Nova Scotia

Overhaul coming for sexual violence counselling in Nova Scotia

Counselling services for survivors of sexual violence are slated for an overhaul in Nova Scotia. Current providers say that gives them some optimism, although key details of the revamp remain to be seen.

Province to more than double the number of publicly funded therapists

The PC government is looking to establish a new provincewide model for delivering therapy to survivors of sexual assault. (Shutterstock/panitanphoto)

Counselling services for survivors of sexual violence are slated for an overhaul in Nova Scotia, something current providers say gives them some optimism, although key details of the revamp remain to be seen.

The first sign of change came in the spring budget when the provincial Liberals allocated an extra $2.3 million for the therapeutic services, an amount several times greater than the $755,000 handed out in the previous budget year.

Last month, the new Progressive Conservative government posted a public notice that it was looking to establish a new model for the delivery of sexual violence trauma therapy, which would include more than doubling the number of funded full-time therapists from 11 to 24.

Publicly funded sexual violence trauma therapy is currently delivered at seven separate clinics, women's centres and sexual assault centres across the province. Among them is the Tri-County Women's Centre in Yarmouth, N.S.

'A little puzzled'

"My initial thought was, finally we're finding out what's going to happen with the funding that was announced in March," said Trish McCourt, the centre's executive director.

"And then when I started to dig in deeper to the notice ... I was a little puzzled."

The notice describes a "provincial community network model" to be administered by "a single qualified business, corporation or organization." A more detailed request for proposals is expected soon.

Under the new model, counselling services are supposed to be available for any survivor of sexual violence over the age of 15, with equitable access across every geographic region.

The organizations currently delivering the service could be part of the new model, but it isn't a sure thing. That's where McCourt said she's left puzzled. She said she was assured in the spring that Tri-County Women's Centre would benefit from the funding boost.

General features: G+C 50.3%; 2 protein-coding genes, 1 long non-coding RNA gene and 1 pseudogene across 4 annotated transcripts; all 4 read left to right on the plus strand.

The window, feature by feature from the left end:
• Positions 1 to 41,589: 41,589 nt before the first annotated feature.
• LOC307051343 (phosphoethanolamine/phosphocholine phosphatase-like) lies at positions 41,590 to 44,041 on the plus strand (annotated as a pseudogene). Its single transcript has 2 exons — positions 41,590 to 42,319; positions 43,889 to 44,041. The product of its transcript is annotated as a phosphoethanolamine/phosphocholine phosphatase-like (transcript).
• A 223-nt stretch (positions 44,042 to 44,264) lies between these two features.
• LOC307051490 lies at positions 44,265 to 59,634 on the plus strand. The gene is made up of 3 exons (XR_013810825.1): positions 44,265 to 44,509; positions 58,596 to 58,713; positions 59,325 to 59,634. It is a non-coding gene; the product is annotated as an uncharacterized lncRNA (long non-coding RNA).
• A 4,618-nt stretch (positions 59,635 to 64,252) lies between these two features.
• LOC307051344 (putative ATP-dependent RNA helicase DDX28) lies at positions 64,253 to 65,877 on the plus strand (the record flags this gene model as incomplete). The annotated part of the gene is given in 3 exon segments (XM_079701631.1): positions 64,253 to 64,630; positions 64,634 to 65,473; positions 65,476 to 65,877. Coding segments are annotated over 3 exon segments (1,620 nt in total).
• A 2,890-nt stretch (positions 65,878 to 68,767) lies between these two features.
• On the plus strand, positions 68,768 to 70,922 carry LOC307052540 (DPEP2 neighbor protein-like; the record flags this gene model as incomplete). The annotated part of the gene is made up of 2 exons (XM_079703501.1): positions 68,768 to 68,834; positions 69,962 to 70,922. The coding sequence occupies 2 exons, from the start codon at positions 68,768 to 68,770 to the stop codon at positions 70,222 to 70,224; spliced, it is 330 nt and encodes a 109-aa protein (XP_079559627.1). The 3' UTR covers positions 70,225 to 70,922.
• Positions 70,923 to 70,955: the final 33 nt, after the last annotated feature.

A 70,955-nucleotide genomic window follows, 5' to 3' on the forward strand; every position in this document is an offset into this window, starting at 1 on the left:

"It's not clear to me right now if that even will be the case. We've got a trauma therapist that is employed by us, but we don't know if she'll even be employed by our own organization once all of this process is complete."

McCourt said she thinks it's important for organizations that have been involved in delivering this type of service in communities for decades to maintain a central role.

"The women that we see, they've experienced so much trauma and definitely feel more comfortable coming into a community organization, one that they know is not judgmental and that they will have absolute confidentiality when they come in for services." 

McCourt said a group of women's centres is considering making a bid to co-ordinate the new model.

Increased access a top priority for minister

Brian Comer, minister in charge of the office of mental health and addictions, said feedback from community organizations that deliver the counselling services was a major part of the process that led to the plan for an overhaul. 

Whether and how they'll be involved in the new model, he wouldn't say.

"There's no doubt they have significant expertise … which is critical," Comer said in a recent interview.

Brian Comer is the minister responsible for the office of mental health and addictions. (Brian MacKay/CBC)

The province's main priorities, Comer said, are increasing access and ensuring quality service.

Demand for this type of counselling has been high in recent years; the single largest provider in the province — Avalon Sexual Assault Centre in Halifax — temporarily stopped taking new clients in 2019 when its wait-list became too long. Avalon is now taking some referrals from partner organizations and people in immediate need, but its counselling services are continuously at capacity.

Jamie Matthews, executive director of the Colchester Sexual Assault Centre, said the wait-list at his organization remains "manageable," but he's still eager for an expansion. Since the start of the pandemic, he said calls to his centre have quadrupled.

Colchester Sexual Assault Centre has four therapists on its roster that serve all of Colchester County, as well as parts of Cumberland and Hants counties. 

Matthews said it can be overwhelming to try to cover such a large territory, and he wants to see more therapists on the ground in rural communities. 

Like McCourt, Matthews said he was glad to hear the province is working toward change.

No more 'living paycheque to paycheque'

One major win, he said, is that the service will no longer be subject to bridge funding — an arrangement that Matthews described as "living paycheque to paycheque." 

The new model will have more consistent funding, which Matthews said could allow providers to plan with a longer outlook and ensure stability for staff and clients.

But Matthews is also waiting for clarity on how his organization might be involved on the other side. 

"We do hope that whoever gets ... to manage the new model will take into account that this isn't just about counselling services, that people need wraparound services," Matthews said.

"Organizations like ours, they provide the education, the prevention, the outreach, the networking, the referral partnerships, the advocacy, all of that kind of secondary stuff that people need in order to heal along their journey."

Matthews said Colchester Sexual Assault Centre will consider making a bid once it sees the request for proposals.


Taryn Grant


Taryn Grant is a Halifax-based reporter and web writer for CBC Nova Scotia. You can email her with tips and feedback at